AgileBits has released 1Password 8 for Mac, which includes a redesigned interface and many new features. From sidebar and integration toolbar to script and image icons, the popular password manager has been redesigned to fit your MacOS Monterey interface better. A new design language is also available for 1Password for Safari on Mac.
1 Password 8 improves productivity with a new Room Access feature. Supported by a built-in Spotlight search application on macOS, Fast Access is a built-in floating panel, providing easy access to all your login information. Quick access works with keyboard shortcuts and suggest the most useful access for an active application. Autofill is supported between Mac applications and system processes, including when macOS requires your admin password. The feature can be triggered with keyboard shortcuts ⌘ in apps such as Zoom and Spotify and also works with two factor authentication codes.
The new Watchtower dashboard provides an all-in-one summary of your general password capability, discovering secure passwords, and more. 1Password 8 for Mac is available for download on the AgileBits website. One subscription is required, with an individual charge set at $ 2.99 per month for unlimited access across multiple platforms, including iOS, macOS, Windows, Android, and others. I can only imagine that the good people who post on this forum will be delighted by both the new cross-platform application and the 1Password conversion to subscription fee. Something to bring joy to everyone!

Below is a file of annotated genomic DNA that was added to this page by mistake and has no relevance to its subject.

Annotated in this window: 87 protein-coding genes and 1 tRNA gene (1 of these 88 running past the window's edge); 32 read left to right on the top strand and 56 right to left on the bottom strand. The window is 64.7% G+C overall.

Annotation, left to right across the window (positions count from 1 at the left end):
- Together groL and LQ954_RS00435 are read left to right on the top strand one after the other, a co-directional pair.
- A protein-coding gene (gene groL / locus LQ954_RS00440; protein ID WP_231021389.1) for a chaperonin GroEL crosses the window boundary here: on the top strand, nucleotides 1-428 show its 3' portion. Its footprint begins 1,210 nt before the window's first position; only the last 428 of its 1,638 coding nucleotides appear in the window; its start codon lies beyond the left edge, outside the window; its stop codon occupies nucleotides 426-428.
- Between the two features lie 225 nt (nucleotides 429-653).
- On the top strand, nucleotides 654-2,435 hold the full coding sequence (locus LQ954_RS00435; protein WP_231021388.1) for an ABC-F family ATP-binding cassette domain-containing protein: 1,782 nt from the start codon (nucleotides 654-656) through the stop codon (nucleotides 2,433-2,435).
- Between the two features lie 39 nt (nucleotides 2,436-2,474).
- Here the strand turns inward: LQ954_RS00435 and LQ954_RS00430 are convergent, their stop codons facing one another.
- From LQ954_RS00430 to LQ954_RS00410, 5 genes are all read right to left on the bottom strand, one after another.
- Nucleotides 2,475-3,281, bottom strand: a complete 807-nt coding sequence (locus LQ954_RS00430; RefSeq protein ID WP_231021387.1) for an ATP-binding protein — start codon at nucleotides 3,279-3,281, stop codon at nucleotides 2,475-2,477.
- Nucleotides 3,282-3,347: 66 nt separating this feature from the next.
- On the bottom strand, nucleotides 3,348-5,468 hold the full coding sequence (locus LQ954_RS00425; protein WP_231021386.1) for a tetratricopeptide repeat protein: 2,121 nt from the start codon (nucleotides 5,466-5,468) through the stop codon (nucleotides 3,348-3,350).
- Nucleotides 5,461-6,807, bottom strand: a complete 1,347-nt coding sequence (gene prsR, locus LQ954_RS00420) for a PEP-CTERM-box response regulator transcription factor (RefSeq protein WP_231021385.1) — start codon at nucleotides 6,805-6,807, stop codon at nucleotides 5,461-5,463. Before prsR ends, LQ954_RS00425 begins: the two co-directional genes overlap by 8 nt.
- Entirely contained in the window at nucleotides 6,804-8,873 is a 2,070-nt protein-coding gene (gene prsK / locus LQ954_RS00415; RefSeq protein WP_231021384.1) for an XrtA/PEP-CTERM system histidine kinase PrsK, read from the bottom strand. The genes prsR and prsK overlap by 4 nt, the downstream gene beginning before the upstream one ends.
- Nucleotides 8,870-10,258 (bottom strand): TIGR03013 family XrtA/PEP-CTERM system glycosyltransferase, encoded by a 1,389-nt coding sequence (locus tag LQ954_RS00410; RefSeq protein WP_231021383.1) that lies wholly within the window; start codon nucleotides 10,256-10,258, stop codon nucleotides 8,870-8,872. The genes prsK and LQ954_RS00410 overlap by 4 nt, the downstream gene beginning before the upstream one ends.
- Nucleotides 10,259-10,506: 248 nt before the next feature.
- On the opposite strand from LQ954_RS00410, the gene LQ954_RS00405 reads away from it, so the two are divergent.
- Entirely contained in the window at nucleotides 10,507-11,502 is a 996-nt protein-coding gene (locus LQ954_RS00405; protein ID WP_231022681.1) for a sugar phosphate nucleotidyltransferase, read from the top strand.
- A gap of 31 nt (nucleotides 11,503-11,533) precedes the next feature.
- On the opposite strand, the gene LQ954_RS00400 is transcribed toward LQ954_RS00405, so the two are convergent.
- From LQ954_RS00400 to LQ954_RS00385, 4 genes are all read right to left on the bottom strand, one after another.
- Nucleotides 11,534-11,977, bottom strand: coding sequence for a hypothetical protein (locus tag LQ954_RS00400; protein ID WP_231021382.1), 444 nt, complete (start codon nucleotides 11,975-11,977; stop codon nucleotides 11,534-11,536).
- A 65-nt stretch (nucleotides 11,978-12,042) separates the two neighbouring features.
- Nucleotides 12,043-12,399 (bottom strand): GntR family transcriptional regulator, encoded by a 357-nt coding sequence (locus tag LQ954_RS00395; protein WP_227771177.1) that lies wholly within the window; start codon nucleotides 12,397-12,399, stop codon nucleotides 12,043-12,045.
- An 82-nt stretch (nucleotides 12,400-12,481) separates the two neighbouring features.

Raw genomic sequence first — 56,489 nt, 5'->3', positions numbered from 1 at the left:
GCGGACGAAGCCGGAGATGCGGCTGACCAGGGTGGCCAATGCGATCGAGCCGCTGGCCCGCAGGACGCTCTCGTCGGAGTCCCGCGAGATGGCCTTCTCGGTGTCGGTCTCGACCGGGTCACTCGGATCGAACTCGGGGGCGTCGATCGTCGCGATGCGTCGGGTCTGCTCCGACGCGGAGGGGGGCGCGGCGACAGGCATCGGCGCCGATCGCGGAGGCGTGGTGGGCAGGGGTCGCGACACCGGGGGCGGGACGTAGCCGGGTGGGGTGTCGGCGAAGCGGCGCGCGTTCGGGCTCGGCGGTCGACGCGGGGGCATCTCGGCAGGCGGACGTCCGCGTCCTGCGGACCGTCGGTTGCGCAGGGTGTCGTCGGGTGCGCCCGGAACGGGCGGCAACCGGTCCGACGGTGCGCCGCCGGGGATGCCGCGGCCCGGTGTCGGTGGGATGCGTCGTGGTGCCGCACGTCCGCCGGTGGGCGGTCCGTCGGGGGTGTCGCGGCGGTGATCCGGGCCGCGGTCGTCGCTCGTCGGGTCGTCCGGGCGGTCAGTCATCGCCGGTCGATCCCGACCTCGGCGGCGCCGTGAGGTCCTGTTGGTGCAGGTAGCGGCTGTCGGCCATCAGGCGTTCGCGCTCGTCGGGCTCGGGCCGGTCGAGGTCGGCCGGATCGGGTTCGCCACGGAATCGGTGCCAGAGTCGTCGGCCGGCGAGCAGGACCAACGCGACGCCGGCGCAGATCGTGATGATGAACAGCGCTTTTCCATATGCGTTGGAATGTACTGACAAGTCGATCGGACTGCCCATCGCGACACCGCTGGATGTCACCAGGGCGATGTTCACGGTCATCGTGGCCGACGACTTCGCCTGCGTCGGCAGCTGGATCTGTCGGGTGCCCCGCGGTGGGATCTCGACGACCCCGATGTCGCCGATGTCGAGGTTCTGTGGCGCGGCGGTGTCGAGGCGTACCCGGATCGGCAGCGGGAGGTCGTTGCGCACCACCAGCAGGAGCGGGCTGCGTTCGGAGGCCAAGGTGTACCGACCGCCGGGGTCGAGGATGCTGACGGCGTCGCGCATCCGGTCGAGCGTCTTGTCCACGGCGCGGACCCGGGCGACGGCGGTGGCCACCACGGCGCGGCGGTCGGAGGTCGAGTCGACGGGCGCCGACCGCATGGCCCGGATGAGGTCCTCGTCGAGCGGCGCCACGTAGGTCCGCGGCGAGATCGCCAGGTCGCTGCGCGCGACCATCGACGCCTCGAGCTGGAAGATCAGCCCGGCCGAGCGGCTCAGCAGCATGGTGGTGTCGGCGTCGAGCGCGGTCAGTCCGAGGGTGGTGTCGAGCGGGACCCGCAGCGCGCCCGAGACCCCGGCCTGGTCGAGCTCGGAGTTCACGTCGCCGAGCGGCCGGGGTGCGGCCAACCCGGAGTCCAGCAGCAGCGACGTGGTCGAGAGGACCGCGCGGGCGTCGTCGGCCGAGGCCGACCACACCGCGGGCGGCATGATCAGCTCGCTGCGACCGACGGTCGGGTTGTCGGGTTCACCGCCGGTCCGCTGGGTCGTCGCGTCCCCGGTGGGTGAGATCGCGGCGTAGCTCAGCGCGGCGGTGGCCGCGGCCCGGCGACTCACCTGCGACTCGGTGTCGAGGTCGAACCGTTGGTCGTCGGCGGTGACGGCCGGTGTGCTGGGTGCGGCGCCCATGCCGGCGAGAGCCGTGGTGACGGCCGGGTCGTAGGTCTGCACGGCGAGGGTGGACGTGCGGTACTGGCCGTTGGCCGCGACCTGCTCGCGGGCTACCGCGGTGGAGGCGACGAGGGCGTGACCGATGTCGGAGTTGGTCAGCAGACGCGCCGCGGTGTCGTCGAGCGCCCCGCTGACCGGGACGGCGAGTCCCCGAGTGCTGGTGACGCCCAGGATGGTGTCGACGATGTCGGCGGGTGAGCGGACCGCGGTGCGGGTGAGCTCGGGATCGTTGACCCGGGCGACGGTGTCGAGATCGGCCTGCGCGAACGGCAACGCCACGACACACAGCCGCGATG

Now, if only 1Password would bring back the headset jacket… (PS Call me a liar, but I like 1Password! different, and best of all it is completely rock solid confidence for years – I can never remember having an exit or glitch with it I do not know what the future will come with all this new funding they have , but for now it is an excellent work). Score: 27 votes (As | No).
I also do not understand what makes password managers more secure as… if you know the master password, you have access to ALL passwords instead of maybe a site password. Okay, two things. First, it is unbelievable (hopefully!) Using a two factor factor with a password manager. So the malicious player will need both your device (which you can identify with biometrics) AND a master password.
But just as importantly, you practice the process of having different randomly generated passwords for each task you use. So if an ID website you registered for five years ago is compromised, that loss will not allow anyone to access all your other accounts.